The SACC Holds Law Enforcement Leaders of Delmarva Forum

Large group of people standing together

On Wednesday, June 12, the Salisbury Area Chamber of Commerce presented the inaugural Law Enforcement Leaders of Delmarva Forum, featuring the top leaders of nine Eastern Shore law enforcement agencies. 

Nearly one hundred government, business, and organizational leaders gathered at the University of Maryland Eastern Shore campus for the event, presented by Absolute Security Group, Inc. and Colonial Life. 

The participants included Salisbury Maryland Chief of Police – David Meienschein; Maryland State Police Salisbury Barracks Commander – John Revel; Wicomico County Maryland Sheriff – Mike Lewis; Worcester County Maryland Sheriff – Matt Crisafulli; Somerset County Maryland Sheriff – Ronald Howard; City of Cambridge Maryland Police Chief – Justin Todd; Fruitland, Maryland Police Chief –  Krah Plunkert; Exmore, Virginia Police Chief – Angelo DiMartino; and Dover Police Department – Chief Thomas A. Johnson, Jr.

Wicomico County State Attorney Jamie Dykes moderated the panel.

The event began with a moment of silence in honor of Cpl. Glenn R. Hilliard, on the second anniversary of his death in the line of duty. Glenn lost his life while attempting to serve an arrest warrant in Pittsville, MD.

The panelists addressed various issues, including informing and engaging the public, trends in juvenile crime, cannabis-impaired driving, officer morale, wellness, and recruitment/retention.

All panelists agreed that juvenile crime is trending upwards and, in many cases, is a crime of opportunity. 

Town of Exmore (Virginia) Chief Angelo DiMartino advised the audience, “Car thefts are on the rise and are a textbook crime of opportunity. Please don’t leave your keys in an unlocked car, even if you just run into the convenience store.”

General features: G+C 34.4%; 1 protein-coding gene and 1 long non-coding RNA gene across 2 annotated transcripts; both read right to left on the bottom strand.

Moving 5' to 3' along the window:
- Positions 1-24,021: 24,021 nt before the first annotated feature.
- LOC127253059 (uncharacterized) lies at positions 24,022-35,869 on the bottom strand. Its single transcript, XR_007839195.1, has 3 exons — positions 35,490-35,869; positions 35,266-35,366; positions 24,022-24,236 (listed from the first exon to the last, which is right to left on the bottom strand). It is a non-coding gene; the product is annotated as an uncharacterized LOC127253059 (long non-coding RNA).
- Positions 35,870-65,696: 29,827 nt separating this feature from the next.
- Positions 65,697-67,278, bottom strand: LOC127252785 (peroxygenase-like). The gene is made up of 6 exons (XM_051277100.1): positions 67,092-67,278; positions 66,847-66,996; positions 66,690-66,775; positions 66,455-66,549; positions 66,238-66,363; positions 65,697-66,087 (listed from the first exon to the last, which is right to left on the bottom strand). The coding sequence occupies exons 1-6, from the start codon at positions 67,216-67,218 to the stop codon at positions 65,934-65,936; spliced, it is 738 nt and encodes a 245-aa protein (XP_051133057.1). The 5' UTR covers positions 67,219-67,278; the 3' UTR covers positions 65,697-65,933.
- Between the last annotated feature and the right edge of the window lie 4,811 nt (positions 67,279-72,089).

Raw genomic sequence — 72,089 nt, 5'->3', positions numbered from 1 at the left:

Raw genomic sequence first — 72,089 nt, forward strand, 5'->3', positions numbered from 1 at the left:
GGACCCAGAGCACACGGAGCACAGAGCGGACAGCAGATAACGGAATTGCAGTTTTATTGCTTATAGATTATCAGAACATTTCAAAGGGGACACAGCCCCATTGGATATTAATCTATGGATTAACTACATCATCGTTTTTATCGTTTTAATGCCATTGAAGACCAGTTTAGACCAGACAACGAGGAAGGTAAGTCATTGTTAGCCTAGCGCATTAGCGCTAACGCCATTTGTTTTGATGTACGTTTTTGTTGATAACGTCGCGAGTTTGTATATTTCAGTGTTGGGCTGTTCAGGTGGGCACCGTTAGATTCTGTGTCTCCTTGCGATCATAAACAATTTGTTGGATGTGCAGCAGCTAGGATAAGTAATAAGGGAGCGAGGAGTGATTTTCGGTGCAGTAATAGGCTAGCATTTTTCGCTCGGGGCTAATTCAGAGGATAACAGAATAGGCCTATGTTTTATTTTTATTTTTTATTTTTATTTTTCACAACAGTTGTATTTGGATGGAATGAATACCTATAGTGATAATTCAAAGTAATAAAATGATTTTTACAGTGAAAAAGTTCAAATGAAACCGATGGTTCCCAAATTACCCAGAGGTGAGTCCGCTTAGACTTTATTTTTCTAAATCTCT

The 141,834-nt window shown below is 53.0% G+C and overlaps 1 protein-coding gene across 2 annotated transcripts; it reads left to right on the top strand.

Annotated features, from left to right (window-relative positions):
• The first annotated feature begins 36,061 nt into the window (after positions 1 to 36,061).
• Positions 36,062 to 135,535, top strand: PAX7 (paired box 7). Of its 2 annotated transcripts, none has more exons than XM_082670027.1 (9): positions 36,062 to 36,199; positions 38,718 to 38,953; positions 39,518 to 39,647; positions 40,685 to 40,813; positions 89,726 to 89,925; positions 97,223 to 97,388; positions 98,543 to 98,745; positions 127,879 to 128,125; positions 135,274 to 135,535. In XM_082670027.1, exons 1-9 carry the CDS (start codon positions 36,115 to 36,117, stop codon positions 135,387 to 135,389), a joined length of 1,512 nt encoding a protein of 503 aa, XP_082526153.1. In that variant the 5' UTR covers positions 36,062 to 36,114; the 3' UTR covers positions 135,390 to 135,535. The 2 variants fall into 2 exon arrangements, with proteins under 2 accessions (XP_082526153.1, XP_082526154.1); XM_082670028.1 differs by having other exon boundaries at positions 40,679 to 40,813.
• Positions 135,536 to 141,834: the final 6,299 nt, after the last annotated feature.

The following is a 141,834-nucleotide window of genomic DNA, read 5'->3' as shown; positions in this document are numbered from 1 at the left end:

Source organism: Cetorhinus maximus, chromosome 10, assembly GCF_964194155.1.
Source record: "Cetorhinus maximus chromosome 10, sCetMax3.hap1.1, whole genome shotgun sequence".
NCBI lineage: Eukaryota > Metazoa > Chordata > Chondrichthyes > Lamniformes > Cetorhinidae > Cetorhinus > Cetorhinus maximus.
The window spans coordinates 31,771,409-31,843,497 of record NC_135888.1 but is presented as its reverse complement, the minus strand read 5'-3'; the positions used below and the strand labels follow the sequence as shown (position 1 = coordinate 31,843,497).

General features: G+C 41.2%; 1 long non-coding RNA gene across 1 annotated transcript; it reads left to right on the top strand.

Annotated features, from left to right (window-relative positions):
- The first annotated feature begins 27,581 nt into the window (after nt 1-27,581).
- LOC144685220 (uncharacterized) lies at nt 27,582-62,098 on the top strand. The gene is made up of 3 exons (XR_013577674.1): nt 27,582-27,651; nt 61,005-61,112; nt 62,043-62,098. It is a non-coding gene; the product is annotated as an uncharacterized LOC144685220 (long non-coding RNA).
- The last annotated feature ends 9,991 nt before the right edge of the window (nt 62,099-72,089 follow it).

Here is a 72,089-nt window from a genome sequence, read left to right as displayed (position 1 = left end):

Dover Police Chief Johnson shared his concern with the escalation of violence in juvenile crime. “We have thirteen- to fourteen-year-olds repeat offenders, and we consistently see a lack of structure in their lives. There is a dire need for extra support and intervention in these kids’ lives. Social media and lack of social skills are also driving forces – juveniles are more concerned with pleasing their peers than pleasing others.”

Fruitland Police Chief Krah Plunkert stated that transparency is essential when addressing the public. “Issuing quick, regular, and accurate information is necessary, as are educational campaigns offering information on what is going on internally and informing the public on policies and procedures. Partnering and collaborating online with local organizations allows us to correct misinformation quickly and effectively.”

“Alternatively, there are times when we can’t release information, which could be sensitive to an ongoing investigation.”

The topic of cannabis-impaired driving prompted Salisbury State Police Barracks Commander John Revel to share, “Our Troopers handle cannabis-impaired drivers the same as we do alcohol-impaired drivers. If we smell either substance, we will conduct the roadside impairment tests, and once back at the barrack, we may call in a drug recognition expert or draw blood to determine the substance.